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March 19, 2010

Powassan Main Street Good News

I wrote recently about the demolition of the Windsor Hotel on Powassan’s Main Street. I also wrote about the closing of the Pat Moore’s Appliance and Furniture Store on Main St. in 2008 (Article #311 Oct 10, 2008). The store was absorbed by Home Hardware (see photo).

Main Street Powassan showing restored Stillar building and expanded Home Hardware. D. Mackey photo.

On a more positive heritage note I was reminded of the remarkable restoration of the 1891 store next to the Home Hardware. Gary Stillar and his wife Lori won an Ontario Heritage Award for the project (see online articles #2 April 14, 2000 & #35 December 15, 2000). (Google Heritage Perspectives for index and click on title of article.) The Glenn Pharmacy in the heritage building across the street from Stillars has moved next door to a larger newer building that will enliven Main Street. It will be interesting to see what happens on the Windsor Hotel site.

Nipissing Junction Heritage Designation

Eva MacWilliams wrote about the effort by Deryk Hagar of North Bay to acquire a heritage designation for the remarkable confluence of heritage activity at Nipissing Junction in North Bay. I attended one of Derek’s presentations and I show here a fascinating surveyors’ drawing from the presentation of how the village was to look before history pushed North Bay’s centre to the west. It’s a great project and deserves full municipal and heritage community support. If you have any information that may be of interest contact Deryk at 478-7481.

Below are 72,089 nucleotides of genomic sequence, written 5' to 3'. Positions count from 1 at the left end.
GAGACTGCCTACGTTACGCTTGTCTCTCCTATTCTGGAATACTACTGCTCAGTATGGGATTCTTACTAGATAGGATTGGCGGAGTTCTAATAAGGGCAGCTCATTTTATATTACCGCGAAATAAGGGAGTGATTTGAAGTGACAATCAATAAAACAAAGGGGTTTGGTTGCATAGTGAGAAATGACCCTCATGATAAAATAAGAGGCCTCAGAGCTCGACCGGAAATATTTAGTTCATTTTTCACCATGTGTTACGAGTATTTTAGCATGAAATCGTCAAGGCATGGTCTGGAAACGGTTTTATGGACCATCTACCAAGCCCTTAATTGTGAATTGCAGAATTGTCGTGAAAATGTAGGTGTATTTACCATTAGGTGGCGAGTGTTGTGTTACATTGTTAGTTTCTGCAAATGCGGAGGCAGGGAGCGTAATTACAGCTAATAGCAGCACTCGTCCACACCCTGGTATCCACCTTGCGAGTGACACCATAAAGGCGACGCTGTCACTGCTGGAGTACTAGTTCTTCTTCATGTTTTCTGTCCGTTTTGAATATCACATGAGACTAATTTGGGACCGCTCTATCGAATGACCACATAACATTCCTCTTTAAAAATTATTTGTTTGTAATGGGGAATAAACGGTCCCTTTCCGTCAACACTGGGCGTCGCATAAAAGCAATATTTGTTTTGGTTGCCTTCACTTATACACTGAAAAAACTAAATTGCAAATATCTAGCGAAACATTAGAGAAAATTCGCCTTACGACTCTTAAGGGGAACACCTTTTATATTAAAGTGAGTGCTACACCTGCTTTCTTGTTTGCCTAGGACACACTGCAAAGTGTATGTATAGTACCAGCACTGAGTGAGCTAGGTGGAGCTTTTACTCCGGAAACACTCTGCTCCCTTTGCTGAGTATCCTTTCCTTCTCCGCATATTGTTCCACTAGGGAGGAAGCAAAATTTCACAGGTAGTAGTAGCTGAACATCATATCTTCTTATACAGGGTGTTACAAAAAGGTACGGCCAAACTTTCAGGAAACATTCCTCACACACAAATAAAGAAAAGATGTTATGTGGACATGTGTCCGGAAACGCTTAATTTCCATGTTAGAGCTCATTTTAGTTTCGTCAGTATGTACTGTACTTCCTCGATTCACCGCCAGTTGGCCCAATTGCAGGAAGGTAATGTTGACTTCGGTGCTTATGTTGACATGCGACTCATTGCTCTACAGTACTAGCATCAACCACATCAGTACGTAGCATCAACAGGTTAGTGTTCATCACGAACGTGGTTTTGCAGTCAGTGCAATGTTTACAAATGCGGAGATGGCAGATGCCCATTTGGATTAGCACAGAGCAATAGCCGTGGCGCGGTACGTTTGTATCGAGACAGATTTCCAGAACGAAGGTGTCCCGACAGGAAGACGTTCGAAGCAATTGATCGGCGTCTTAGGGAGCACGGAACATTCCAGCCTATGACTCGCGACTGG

Surveyors’ drawing of proposed Nipissing Junction Village. Roy Summers image

Alligators of the North

I have written about the remarkable steam warping tug – better known as an alligator – that changed the face of logging in the late 1800s and early decades of the 1900s.
There has never been a definitive book on the subject until now. The late Clarence Coons an outstanding historian researched a book before he died. The Canadian Forestry Association has overseen the publishing of it. It is available now from the Association at a reduced price prior to going into stores soon.

Cover of Alligator of the North book. Submitted photo.

The steam powered tug could crawl over ground using cables to get at logs and could haul them quickly across water to the mills. John West and James Peachey from Simcoe designed and produced the vessel and the West & Peachey name became part of the logging vocabulary.
Historian Harry Barrett from the Simcoe area oversaw the organization of the book and Dundurn Press published it.

The coffee table book has a Tom Thompson painting of an abandoned alligator on the cover and has 80 photos. The Canadian Forestry Association is selling advanced copies for $30 + $5 for shipping. Send cheque to Canadian Forestry Association 200-1027 Pembroke Street, Pembroke, Ontario, K8A 3M4. (1-866-441-4006 toll free). Two of my columns are referenced in the book,( March 2 & March 9, 2000.)

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